Angkas bikers crowdsource donations for passenger's medical bills
MANILA, Philippines – Around 200 motorcycle riders and passengers of ride-sharing app Angkas gathered at the Quirino Grandstand last July 30 for a shared purpose: to gather donations for passenger Alejandro Cajano who ended up in a coma after figuring in a crash.
Cajano was on his way to Makati on July 15 when the motorcycle he booked through Angkas figured in a vehicular crash. The incident left him in critical condition. His hospitalization bills are now estimated at over P1 million. (READ: Angkas passenger in coma after crash: Who's liable?)
While Angkas is also providing financial assistance, the ride-hailing service's bikers themselves organized their own efforts.
Sympathizing with Cajano and his family, Angkas bikers organized the meetup through a Facebook group chat. The group was able to gather P25,000 from those who attended as well as those who sent in their donations online.
This is not the first time the rider groups worked together to assist one of their own.
Luisito Castillo, an Angkas rider, says there are numerous group chats and Facebook groups for the motorcycle riding community which serve as a support system for fellow riders.
These group chats are always active, with daily updates on traffic-free routes as well as calls for rescue during emergency situations.
Not just a community of riders
The effort of Angkas bikers to help Cajano is just a glimpse of how tight-knit the biking community is.
According to Jon Guarin, one of the leaders of Team Riders, their community is more a family than just a gathering of fellow riders.
They constantly organize events and gatherings to strengthen their bond. Castillo shares that there is not even a month that there was no event for riders.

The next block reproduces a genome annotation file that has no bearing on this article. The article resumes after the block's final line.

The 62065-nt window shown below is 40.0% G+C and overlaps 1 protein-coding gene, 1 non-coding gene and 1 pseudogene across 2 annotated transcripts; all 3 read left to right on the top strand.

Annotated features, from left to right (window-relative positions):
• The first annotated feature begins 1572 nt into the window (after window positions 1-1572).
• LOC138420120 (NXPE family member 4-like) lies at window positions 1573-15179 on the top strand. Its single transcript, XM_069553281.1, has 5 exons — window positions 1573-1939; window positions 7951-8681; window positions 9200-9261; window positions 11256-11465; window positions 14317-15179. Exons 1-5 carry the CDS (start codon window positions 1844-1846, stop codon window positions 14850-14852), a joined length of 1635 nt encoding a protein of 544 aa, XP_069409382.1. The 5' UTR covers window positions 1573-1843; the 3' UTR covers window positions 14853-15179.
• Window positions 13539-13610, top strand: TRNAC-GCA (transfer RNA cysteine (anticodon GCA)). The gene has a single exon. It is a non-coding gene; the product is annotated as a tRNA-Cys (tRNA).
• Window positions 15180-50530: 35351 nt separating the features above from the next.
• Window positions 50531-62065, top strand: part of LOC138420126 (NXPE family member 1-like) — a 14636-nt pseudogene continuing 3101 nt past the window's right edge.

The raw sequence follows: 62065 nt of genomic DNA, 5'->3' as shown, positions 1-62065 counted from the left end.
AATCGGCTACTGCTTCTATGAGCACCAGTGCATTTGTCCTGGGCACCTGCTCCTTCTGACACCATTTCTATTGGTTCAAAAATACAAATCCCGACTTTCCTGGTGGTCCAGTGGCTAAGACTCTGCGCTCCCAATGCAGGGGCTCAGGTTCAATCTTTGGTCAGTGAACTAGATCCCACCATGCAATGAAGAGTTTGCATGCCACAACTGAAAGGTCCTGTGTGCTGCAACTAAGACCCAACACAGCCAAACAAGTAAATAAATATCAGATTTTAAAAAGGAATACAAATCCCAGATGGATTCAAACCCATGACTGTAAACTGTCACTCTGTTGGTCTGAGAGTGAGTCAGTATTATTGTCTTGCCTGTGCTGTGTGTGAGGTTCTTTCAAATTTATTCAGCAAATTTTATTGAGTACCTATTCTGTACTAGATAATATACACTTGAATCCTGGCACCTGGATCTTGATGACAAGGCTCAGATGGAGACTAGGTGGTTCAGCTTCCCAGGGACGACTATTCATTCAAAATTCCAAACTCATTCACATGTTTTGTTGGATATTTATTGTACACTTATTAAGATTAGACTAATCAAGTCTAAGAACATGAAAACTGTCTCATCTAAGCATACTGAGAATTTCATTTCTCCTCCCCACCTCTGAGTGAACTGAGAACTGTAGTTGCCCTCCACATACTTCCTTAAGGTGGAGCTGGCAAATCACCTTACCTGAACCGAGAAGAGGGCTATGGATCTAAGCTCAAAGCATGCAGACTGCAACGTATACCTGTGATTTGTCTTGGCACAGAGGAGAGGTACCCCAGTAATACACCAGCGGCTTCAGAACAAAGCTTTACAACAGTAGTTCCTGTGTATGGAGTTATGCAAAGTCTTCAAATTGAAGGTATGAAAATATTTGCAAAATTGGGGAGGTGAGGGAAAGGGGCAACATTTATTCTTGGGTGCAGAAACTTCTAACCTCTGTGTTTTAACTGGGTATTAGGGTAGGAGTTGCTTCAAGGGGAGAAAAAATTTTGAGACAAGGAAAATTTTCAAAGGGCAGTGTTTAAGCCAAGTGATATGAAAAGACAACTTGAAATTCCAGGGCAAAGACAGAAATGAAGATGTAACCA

These events also include disaster response efforts, outreach activities for the homeless, fallen soldiers, and several other advocacies.
The community of riders recognizes the importance of strengthening their bond as they continue to face challenges on the road every day. According to the World Health Organization, 23% of the 1.25 million road crash related deaths every year involves motorcycles.
Experiencing the same vulnerable environment makes understanding and supporting each other easier.
They also face other problems, such as a ban on motorcycle helmets imposed by some cities due to security issues. While this may ease local officials' concerns on motorcycle-riding criminals, it can also leave riders vulnerable to injuries.
"In order to slowly change the stereotype against us, we want to set a good example and let everyone know that we can do good things not only for our fellow riders but to anyone who needs help," Castillo said in Filipino.
Driven by their similar passion to ride, they took it upon themselves to help each other as one community. Riders like Castillo and Guarin believe that their love for riding and the convenience it brings them are big factors why the biking community has a strong connection.
The internet and social media even made connecting with each other easier. One of the Facebook groups organized by the riders, named R.A.C.E.R. (Riders Anti-Crime & Emergency Response), has reached up to 57,000 members.
This simple Facebook group has become a daily safe space for them to ask and extend help especially during road crashes or crime-related emergencies. The group's page is constantly filled with pictures, videos, and information that the riders encounter daily on the road.
Castillo said that he used to ride out before just to look for people to rescue. Now, it became easier to locate and help people through Facebook groups and chat groups.
During an emergency situation, a few riders need only to start a group chat, and within a few minutes, more members will join in, ready to help.
"Kailangan lang po talaga na may magsimula para maipakita sa marami na pwedeng makatulong ang kahit sino. Yung maliit na pagtulong, pag pinagsama-sama ay lumalaki rin," Castillo said.
(All it takes is just one member to initiate action, to show others that anyone can help. A small amount of help gathered together will eventually accumulate.) – Rappler.com